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Solo Ads vs. PPC Ads

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Are you new to internet marketing? Maybe you’ve already tried a few different marketing strategies, only to hit a few snags. That’s not entirely shocking. After all, the world of internet marketing is huge and fast-paced.

There are many options when it comes to internet advertising, but two you should definitely consider: solo ads vs. PPC ads.

This blog post will dive into the differences between solo ads and Pay-Per-Click (PPC), and hopefully make the choice more clear for you.

If you are looking for a quality traffic source to boost leads and sales, head to Udimi for solo ads. You will find the best solo ad sellers in targeted niches. Click here to sign up for free!

The basics of solo ads

Solo ads are a type of email promotion that allows you to reach out to an audience with an email message and list from a third party. Solo ads traffic can be used to promote any product, service, or offer to make money online.

Here’s an example of a successful solo ad:


Here’s how solo ads work: you pay someone else (i.e., solo ad provider) to send out an email message on your behalf and deliver it directly into the recipients’ inboxes without any kind of opt-in process or other steps involved. You give them some information about yourself and what you’re promoting, and they send out the message on your behalf. The nuances of who writes what depends on your relationship with the sender. Some solo ads vendors offer copywriting services, and others don’t (this is often preferable anyway, as you get more control over your marketing).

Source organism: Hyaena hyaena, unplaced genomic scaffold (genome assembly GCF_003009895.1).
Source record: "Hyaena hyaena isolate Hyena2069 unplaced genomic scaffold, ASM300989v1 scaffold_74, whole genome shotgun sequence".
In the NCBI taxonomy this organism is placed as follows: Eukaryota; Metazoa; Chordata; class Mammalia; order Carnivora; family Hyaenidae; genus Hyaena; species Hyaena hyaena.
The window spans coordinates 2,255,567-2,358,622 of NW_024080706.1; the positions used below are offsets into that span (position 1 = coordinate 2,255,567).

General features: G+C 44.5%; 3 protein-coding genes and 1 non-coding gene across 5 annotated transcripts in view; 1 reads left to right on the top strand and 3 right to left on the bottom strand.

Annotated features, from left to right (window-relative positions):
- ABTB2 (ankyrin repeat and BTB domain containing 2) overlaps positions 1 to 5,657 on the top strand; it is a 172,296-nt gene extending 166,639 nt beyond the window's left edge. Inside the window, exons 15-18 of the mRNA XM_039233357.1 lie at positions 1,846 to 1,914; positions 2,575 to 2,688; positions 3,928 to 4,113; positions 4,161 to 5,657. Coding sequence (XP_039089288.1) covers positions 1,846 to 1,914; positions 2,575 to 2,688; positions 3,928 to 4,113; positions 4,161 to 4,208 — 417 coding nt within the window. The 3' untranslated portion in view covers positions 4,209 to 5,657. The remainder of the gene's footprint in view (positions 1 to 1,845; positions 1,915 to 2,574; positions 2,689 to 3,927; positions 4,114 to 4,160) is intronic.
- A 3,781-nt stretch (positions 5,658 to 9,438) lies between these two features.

The basics of PPC ads

Pay-Per-Click (PPC) advertising is a form of internet marketing that allows you to pay for each click on your ad. The cost of each click may vary depending on the targeted keyword, with some keywords having a higher Cost Per Click (CPC) than others.

Here’s an example of a PPC ad:


The main advantage of PPC ads is control. You have more control of the targeting (e.g., keywords for Google Ads Search), and you can control the budget (i.e., stop spend as soon as you feel the results aren’t worth it. PPC ads also allow you to track which keywords are most effective for driving traffic to your website, so you can make changes to optimize for better results in the future. PPC ads are an “at-will” service — you can turn them off anytime you like.

Related reading: A Beginner’s Guide to Selling Solo Ads

Solo ads vs. PPC ads

Now that we’ve described the basics of each ad type, you’re probably curious about the differences between them. Here are seven points of comparison you need to know about:

Audience reach

Google Ads Search gives you access to 92% of the internet’s searches – so PPC networks like Google Ads allow you to reach a wider audience than solo ads providers. If you’re just looking to reach a large number of people, then PPC is your best bet.

The main benefit of solo ads isn’t for reach, but for action. You pay per click in solo ads because the list is a vetted email list of people interested in purchasing products in a certain niche or signing up for newsletters in a certain niche.



The cost of each campaign will vary depending on the company you choose to work with. With premium solo ad vendors like Udimi, you can expect to shell out about $0.40 to $2.00 per click.

The average price of a solo ad campaign will also vary depending on several factors, such as your niche, audience size, desired conversion rate, sender repution (good solo ad vendors may charge more per click), and simply the sender’s rates.